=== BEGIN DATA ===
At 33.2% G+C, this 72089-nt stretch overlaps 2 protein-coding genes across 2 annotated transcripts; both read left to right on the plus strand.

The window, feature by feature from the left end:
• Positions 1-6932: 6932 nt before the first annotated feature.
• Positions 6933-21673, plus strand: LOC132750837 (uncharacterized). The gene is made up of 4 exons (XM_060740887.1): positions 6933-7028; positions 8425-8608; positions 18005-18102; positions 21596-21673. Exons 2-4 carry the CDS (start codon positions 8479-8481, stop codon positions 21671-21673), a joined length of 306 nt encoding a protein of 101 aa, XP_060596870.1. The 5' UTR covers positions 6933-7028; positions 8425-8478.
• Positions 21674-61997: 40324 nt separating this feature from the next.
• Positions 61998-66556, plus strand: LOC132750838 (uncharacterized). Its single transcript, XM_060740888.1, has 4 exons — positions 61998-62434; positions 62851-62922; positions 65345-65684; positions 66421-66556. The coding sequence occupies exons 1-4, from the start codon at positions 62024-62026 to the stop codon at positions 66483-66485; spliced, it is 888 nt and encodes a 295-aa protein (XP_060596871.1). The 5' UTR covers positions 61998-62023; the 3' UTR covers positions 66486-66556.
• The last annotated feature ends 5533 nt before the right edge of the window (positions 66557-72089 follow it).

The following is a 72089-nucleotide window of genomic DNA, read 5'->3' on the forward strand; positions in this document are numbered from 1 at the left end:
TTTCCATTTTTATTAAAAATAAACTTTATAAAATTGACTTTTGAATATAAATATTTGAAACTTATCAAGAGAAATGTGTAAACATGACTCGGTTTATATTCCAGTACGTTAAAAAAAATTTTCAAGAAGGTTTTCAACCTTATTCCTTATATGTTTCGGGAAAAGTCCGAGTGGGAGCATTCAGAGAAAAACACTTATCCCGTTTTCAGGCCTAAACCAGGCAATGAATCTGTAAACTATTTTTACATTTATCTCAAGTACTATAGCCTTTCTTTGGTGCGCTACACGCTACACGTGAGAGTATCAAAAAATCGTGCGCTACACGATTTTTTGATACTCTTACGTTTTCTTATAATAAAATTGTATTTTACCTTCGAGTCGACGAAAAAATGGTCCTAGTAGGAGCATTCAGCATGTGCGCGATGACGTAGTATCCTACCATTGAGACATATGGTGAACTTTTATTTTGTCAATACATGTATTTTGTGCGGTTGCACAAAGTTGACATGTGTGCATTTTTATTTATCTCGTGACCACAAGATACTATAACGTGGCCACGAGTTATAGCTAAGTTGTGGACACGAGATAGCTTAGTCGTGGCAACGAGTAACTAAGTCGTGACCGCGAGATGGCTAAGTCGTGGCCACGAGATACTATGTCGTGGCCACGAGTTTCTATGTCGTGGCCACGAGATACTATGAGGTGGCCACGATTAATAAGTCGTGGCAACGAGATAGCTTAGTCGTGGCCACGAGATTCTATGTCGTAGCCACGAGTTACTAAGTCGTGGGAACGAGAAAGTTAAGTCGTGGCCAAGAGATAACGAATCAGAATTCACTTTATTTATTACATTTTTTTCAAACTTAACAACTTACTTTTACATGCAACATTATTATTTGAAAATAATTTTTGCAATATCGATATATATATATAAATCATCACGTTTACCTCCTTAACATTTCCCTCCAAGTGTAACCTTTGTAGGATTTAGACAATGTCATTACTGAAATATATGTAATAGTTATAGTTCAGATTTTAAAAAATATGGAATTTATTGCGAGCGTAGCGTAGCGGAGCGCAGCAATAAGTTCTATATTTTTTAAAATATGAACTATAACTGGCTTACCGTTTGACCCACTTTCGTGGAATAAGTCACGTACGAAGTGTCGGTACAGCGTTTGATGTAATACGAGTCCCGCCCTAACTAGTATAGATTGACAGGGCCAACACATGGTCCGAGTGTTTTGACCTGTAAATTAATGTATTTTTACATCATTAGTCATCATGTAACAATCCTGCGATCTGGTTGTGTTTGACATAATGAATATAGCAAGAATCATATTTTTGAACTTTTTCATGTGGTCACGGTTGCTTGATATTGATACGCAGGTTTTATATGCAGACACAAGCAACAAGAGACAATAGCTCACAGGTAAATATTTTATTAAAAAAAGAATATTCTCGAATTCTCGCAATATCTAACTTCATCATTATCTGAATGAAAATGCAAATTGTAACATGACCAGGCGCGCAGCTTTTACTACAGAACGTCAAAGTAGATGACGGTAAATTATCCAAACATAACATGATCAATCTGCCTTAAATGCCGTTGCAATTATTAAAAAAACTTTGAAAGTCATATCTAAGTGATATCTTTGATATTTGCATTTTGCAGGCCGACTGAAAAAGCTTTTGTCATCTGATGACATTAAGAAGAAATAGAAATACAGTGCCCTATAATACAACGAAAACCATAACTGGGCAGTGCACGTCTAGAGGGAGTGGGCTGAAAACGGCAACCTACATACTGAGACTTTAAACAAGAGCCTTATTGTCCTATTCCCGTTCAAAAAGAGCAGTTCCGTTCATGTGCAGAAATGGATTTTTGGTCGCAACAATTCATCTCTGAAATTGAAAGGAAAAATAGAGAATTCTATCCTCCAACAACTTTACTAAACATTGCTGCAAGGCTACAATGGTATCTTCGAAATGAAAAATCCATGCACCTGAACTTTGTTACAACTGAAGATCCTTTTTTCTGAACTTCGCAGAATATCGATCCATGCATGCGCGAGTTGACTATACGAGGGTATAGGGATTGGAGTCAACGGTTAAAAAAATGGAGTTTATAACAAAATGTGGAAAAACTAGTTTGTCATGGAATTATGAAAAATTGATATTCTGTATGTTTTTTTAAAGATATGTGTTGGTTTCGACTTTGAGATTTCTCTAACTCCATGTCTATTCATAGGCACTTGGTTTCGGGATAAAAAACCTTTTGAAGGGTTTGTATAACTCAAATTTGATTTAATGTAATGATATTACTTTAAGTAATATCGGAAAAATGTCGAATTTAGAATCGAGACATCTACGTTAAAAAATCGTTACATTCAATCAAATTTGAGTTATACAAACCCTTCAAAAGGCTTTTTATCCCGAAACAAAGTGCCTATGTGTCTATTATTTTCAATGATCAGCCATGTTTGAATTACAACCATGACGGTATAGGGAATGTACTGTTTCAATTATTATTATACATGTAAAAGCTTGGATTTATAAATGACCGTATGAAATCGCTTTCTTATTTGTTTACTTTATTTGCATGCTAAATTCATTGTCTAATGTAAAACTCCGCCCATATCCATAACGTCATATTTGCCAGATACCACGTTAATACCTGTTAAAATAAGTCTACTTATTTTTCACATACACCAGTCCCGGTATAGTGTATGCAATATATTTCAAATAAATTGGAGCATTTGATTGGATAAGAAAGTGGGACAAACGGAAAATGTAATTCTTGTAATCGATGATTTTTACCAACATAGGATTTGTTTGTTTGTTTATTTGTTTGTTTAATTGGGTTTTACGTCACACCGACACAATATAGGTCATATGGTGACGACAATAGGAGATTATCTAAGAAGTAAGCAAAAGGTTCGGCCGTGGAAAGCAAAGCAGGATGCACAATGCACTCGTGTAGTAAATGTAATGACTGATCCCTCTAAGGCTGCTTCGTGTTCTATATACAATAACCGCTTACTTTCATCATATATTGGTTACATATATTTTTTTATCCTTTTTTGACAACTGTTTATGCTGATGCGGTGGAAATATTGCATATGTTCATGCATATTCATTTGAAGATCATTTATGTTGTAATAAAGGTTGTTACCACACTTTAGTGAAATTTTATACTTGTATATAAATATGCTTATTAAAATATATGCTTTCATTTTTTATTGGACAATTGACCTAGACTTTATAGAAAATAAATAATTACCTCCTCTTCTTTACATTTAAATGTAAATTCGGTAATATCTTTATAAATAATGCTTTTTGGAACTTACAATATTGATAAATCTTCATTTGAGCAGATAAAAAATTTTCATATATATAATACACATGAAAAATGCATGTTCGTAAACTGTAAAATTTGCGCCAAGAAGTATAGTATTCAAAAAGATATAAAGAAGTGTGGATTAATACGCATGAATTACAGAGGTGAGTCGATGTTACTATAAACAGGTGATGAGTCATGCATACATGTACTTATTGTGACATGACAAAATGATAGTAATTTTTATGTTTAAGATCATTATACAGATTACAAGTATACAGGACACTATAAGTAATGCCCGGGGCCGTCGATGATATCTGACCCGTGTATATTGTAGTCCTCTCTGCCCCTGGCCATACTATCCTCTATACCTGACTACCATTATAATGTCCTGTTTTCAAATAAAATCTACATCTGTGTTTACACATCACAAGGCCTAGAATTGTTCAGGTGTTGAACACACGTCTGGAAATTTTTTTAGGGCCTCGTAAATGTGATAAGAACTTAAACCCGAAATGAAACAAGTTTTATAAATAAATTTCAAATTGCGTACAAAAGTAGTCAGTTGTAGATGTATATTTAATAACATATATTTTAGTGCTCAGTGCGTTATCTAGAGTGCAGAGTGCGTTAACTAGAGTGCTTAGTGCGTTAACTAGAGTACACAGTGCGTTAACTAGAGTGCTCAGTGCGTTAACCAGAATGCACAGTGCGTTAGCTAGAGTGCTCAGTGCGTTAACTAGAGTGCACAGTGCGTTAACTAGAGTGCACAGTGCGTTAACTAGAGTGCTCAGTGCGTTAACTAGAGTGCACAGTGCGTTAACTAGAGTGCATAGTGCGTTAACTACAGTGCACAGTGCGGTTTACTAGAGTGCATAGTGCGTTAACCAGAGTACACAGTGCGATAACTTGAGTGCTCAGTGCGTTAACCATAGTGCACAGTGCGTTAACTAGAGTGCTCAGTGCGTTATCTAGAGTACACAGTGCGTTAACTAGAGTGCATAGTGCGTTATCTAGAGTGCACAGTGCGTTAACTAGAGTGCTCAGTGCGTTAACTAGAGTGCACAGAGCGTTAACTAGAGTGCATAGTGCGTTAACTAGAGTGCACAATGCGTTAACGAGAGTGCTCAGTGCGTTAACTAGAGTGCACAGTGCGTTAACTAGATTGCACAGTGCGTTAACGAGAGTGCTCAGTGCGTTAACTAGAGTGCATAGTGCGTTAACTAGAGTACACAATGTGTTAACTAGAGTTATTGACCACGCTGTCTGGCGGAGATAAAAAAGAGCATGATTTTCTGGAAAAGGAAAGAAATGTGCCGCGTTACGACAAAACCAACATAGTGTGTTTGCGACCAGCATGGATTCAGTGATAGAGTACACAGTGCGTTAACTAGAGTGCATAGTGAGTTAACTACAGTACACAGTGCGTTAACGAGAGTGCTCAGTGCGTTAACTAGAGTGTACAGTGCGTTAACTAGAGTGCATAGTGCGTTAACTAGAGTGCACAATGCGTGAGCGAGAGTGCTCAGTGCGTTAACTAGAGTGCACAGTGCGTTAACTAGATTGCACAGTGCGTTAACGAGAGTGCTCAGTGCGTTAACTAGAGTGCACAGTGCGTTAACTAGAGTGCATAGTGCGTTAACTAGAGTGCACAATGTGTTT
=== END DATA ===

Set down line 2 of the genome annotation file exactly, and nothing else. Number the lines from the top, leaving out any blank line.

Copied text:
The window, feature by feature from the left end: